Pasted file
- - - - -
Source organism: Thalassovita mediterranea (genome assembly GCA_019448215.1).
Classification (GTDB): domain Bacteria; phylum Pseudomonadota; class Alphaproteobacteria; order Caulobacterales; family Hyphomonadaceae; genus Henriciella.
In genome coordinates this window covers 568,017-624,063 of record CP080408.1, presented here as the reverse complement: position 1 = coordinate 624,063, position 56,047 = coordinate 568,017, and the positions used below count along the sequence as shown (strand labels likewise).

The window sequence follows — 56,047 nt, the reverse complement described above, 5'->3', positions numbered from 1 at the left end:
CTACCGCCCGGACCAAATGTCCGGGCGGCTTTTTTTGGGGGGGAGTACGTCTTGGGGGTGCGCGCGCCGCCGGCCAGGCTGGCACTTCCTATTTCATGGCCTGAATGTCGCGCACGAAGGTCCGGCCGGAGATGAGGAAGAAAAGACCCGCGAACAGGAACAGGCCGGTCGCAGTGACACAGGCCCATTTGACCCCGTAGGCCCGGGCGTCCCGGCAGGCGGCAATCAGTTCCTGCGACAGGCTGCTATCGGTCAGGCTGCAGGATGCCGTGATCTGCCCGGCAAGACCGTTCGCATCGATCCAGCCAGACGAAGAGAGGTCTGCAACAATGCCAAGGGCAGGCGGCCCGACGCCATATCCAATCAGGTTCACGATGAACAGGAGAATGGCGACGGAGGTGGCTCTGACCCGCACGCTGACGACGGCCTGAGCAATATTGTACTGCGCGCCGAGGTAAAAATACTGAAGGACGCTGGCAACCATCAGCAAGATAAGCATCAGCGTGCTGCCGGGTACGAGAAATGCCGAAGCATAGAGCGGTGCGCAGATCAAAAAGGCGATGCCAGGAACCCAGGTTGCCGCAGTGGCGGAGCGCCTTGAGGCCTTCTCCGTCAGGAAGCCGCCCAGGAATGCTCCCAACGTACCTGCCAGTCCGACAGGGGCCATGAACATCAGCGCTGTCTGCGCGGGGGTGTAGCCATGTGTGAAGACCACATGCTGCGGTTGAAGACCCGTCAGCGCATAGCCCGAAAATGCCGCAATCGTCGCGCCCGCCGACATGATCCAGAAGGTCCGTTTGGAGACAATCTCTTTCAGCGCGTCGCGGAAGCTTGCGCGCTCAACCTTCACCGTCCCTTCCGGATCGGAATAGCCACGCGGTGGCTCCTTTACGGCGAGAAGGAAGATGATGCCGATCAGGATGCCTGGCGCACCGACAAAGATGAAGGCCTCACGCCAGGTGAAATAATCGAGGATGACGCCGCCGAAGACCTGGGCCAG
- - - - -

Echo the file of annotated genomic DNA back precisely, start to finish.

Source organism: Thalassovita mediterranea (genome assembly GCA_019448215.1).
Classification (GTDB): domain Bacteria; phylum Pseudomonadota; class Alphaproteobacteria; order Caulobacterales; family Hyphomonadaceae; genus Henriciella.
In genome coordinates this window covers 568,017-624,063 of record CP080408.1, presented here as the reverse complement: position 1 = coordinate 624,063, position 56,047 = coordinate 568,017, and the positions used below count along the sequence as shown (strand labels likewise).

The window sequence follows — 56,047 nt, the reverse complement described above, 5'->3', positions numbered from 1 at the left end:
CTACCGCCCGGACCAAATGTCCGGGCGGCTTTTTTTGGGGGGGAGTACGTCTTGGGGGTGCGCGCGCCGCCGGCCAGGCTGGCACTTCCTATTTCATGGCCTGAATGTCGCGCACGAAGGTCCGGCCGGAGATGAGGAAGAAAAGACCCGCGAACAGGAACAGGCCGGTCGCAGTGACACAGGCCCATTTGACCCCGTAGGCCCGGGCGTCCCGGCAGGCGGCAATCAGTTCCTGCGACAGGCTGCTATCGGTCAGGCTGCAGGATGCCGTGATCTGCCCGGCAAGACCGTTCGCATCGATCCAGCCAGACGAAGAGAGGTCTGCAACAATGCCAAGGGCAGGCGGCCCGACGCCATATCCAATCAGGTTCACGATGAACAGGAGAATGGCGACGGAGGTGGCTCTGACCCGCACGCTGACGACGGCCTGAGCAATATTGTACTGCGCGCCGAGGTAAAAATACTGAAGGACGCTGGCAACCATCAGCAAGATAAGCATCAGCGTGCTGCCGGGTACGAGAAATGCCGAAGCATAGAGCGGTGCGCAGATCAAAAAGGCGATGCCAGGAACCCAGGTTGCCGCAGTGGCGGAGCGCCTTGAGGCCTTCTCCGTCAGGAAGCCGCCCAGGAATGCTCCCAACGTACCTGCCAGTCCGACAGGGGCCATGAACATCAGCGCTGTCTGCGCGGGGGTGTAGCCATGTGTGAAGACCACATGCTGCGGTTGAAGACCCGTCAGCGCATAGCCCGAAAATGCCGCAATCGTCGCGCCCGCCGACATGATCCAGAAGGTCCGTTTGGAGACAATCTCTTTCAGCGCGTCGCGGAAGCTTGCGCGCTCAACCTTCACCGTCCCTTCCGGATCGGAATAGCCACGCGGTGGCTCCTTTACGGCGAGAAGGAAGATGATGCCGATCAGGATGCCTGGCGCACCGACAAAGATGAAGGCCTCACGCCAGGTGAAATAATCGAGGATGACGCCGCCGAAGACCTGGGCCAG